When I approached the path on which the Baba kept his abode, He’d already known I was coming and greeted me warmly. “Ah, this is David.” is all He said as He pulled me in for a good hug. I followed Him, along with the small group I was with, up the path and into His home where I would listen to His conversation with the dance teacher, when He wasn’t in conversation with unseen spirits around Him.
He was an elegant man, well-mannered, gruff, electric and passionate, of piercing intelligence, reserved, eloquent, happy, at peace and seemed to be on a first-name basis with God. Although I never once spoke directly to Him, no less than 8 times that very first day did He spontaneously look over to me in the middle of a conversation and answer whatever question happened to be going through my mind at the moment. And then, that evening, I saw something that nobody else appeared to see. The Master called the Dragon. I call it that for want of a better word. Merlin’s Dragon. Kind of like Yoda’s Force, but it was different. Neither is it the Kundalini, but could be a manifestation of the same… anyway, I ramble. I still have no better poetry to explain today the presence He called into His bed chamber that evening as we sat around listening to Him. A woman sat on the edge of the bed while we huddled around on the floor. One moment we were listening to His conversation, the next moment the room went still, as if a thin, glimmering curtain had been pulled over us. Nobody moved; they were all in a trance. Only I appeared to be unaffected. And the girl started moving like a snake to the rhythm of the Master’s hand which was also now moving like a snake. And then she struck! First the dance teacher. I saw the look of fright on his wife’s face. She, too, was witnessing. But the dance teacher was totally unaware. I watched, chanting the whole time behind them ‘it’s only God. It’s only God’, which angered the snake something terrible when she heard and then she struck me. And then the Master pulled her back. And then the curtain was withdrawn and the people came back. Only me and dance teacher’s wife sat there in shock and awe while the rest got up to go downstairs for tea and dinner.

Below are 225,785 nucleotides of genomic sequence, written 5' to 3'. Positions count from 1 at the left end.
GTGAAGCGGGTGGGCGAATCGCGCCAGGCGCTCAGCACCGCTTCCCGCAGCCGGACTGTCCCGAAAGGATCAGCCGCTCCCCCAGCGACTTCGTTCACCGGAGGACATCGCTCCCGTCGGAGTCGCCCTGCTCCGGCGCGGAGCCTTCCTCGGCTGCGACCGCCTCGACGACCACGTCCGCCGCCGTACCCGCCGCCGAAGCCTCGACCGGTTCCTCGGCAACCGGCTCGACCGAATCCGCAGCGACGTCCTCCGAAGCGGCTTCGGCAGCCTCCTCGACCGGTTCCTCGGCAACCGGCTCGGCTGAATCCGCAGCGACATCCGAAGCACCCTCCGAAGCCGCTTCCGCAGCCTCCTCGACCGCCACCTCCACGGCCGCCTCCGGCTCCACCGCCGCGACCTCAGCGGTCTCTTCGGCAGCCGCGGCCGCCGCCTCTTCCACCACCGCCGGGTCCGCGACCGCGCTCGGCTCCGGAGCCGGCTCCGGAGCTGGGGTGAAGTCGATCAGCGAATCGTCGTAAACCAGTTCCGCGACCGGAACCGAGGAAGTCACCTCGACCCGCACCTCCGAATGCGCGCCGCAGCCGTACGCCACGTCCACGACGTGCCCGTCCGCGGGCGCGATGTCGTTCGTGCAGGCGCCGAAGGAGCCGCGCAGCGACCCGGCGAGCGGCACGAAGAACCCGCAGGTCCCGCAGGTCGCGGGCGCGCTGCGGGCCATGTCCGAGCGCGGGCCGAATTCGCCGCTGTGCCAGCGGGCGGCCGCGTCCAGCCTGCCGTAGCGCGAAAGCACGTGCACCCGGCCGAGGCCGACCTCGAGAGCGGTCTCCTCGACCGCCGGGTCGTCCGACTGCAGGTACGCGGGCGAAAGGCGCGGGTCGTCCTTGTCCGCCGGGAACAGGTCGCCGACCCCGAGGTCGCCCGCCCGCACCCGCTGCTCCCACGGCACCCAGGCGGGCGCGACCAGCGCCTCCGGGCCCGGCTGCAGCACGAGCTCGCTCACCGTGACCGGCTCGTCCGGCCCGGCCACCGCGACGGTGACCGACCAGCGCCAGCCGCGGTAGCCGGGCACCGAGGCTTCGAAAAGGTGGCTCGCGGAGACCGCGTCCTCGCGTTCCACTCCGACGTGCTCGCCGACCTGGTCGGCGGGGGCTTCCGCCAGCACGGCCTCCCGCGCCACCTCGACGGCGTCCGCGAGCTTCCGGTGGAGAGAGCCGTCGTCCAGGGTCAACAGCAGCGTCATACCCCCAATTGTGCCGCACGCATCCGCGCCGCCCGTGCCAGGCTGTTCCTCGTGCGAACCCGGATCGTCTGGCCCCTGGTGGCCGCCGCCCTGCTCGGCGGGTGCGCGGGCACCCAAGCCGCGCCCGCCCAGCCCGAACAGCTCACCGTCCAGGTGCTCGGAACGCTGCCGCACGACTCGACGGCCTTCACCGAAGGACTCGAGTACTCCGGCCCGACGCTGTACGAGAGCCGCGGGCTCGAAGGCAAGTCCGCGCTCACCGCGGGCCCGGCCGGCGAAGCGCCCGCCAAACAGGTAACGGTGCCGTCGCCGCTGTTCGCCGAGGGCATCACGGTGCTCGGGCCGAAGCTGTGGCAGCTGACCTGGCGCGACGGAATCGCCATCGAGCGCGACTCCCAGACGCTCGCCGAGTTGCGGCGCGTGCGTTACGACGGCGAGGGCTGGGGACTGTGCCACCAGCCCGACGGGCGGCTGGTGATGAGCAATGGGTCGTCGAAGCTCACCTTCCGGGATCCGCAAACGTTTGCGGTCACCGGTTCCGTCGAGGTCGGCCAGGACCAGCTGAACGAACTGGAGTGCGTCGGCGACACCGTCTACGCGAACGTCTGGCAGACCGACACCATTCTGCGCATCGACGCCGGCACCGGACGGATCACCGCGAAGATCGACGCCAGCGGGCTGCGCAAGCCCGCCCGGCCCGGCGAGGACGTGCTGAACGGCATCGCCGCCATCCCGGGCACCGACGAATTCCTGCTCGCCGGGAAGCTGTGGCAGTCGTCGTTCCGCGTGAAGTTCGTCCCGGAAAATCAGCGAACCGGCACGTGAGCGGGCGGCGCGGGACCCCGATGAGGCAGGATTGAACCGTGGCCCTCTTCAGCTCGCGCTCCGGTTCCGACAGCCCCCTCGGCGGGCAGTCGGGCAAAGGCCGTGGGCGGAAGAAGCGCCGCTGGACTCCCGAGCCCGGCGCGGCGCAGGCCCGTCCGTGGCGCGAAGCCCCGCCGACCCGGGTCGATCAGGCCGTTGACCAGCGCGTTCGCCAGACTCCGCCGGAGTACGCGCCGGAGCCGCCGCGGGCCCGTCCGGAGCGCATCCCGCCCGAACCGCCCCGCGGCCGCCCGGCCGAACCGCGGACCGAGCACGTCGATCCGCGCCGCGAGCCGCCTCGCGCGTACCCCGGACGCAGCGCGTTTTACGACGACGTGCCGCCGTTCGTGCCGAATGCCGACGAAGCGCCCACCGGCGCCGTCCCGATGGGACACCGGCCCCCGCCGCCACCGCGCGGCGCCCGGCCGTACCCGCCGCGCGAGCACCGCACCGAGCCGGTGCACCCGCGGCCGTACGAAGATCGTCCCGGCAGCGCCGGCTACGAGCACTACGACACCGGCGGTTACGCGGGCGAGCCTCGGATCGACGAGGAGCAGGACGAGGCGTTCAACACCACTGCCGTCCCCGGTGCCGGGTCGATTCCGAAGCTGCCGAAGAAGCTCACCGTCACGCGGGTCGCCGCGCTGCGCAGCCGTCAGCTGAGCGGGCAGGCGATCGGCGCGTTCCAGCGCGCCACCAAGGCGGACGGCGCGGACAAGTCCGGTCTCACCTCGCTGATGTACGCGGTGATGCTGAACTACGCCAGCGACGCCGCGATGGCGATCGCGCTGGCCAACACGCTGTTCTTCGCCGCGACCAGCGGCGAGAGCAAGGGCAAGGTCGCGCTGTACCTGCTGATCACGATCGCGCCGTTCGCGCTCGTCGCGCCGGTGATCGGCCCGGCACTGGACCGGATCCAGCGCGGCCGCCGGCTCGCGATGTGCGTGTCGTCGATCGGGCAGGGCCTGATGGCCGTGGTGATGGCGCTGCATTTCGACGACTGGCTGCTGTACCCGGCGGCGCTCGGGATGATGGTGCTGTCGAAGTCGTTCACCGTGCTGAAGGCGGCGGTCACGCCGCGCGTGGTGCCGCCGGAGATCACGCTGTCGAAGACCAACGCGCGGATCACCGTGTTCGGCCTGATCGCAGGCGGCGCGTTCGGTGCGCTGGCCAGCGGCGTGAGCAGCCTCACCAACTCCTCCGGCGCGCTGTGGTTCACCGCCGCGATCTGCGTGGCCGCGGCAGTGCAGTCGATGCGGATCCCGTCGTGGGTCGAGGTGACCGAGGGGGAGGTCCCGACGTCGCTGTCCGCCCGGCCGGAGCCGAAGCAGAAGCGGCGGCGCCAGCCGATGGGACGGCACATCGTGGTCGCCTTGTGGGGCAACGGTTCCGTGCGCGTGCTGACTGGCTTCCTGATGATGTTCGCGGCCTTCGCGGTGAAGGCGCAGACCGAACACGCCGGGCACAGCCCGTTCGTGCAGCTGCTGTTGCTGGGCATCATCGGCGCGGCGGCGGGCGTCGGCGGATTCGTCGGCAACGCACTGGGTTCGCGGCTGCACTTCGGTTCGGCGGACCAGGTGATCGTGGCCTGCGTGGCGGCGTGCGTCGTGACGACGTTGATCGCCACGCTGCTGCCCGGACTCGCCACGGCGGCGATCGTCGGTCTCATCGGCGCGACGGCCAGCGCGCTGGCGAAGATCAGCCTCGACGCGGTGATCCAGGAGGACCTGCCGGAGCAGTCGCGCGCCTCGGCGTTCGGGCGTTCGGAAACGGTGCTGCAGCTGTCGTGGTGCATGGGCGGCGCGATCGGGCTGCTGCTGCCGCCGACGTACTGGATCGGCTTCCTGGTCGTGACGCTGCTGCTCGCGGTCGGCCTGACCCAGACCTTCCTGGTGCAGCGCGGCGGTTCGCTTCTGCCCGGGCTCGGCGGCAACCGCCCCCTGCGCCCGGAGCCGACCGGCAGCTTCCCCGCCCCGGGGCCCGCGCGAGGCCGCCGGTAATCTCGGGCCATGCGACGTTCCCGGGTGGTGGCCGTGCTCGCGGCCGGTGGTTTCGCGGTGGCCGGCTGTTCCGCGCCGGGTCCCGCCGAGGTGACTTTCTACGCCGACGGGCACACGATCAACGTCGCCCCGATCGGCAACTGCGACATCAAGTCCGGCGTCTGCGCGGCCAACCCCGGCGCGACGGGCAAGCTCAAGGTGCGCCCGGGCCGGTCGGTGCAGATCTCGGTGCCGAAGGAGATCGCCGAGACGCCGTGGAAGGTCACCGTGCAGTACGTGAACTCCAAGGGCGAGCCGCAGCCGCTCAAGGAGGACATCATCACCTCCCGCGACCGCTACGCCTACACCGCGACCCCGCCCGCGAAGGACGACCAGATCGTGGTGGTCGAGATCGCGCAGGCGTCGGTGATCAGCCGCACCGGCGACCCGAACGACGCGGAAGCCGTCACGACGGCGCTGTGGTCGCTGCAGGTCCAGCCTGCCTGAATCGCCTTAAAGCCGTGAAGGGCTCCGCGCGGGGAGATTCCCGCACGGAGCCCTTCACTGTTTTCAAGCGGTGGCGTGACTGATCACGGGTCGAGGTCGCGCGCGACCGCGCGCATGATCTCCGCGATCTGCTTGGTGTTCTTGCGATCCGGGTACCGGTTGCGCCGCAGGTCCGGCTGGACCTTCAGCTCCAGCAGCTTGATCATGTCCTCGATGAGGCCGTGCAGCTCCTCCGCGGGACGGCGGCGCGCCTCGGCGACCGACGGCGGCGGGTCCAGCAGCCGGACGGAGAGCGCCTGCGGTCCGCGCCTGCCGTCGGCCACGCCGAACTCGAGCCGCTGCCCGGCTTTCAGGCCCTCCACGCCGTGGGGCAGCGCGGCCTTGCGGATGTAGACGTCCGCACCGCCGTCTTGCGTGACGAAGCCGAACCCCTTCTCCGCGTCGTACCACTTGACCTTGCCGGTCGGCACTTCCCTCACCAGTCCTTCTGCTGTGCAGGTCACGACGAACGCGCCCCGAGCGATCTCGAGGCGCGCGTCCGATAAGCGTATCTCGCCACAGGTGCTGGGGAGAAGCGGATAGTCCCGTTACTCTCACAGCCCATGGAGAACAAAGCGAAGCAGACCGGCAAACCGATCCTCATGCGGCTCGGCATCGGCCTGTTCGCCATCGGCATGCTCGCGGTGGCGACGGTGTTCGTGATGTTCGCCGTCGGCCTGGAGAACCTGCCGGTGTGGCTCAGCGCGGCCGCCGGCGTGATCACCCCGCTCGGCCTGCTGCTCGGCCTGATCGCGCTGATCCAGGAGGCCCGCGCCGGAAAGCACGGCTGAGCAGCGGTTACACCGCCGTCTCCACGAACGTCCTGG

My Guru was everything I had ever read about, anything I had ever visualized, anything I had ever dreamed of. He was the Cabala walking around in a body. He was the Masters of Yogananda. He was my very own Self, and He mirrored me in every respect. He was what I wanted to be when I grow up and every word He said rang out like ten bells at once in my heart. There was no doubt. And though I did wake up one morning at around 4 to follow Him down to the fire and have a private cup of tea, He did not become my Guru then and there. I went back to Japan and wrote Him letters, sometimes two or three a day for three whole months, sending each by express mail, sometimes accompanied by books I’d read, and pages full of questions and dreams and aspirations. I begged Him to teach me, to take me on and make me into one like Him.
And then one day my phone rang and He asked me if I would be visiting Him again. This is how my relationship with the Guru began.
…is a Saiva Tantrika, Gyana Yogi and founder of Uma Maheshwara Yoga & Ayurveda. David has an MA in Semiotics, lives in Japan with his family and works as a coach in L & D, devoting his time to developing science-based tools and programs that help people reach the fullest potential of the human condition.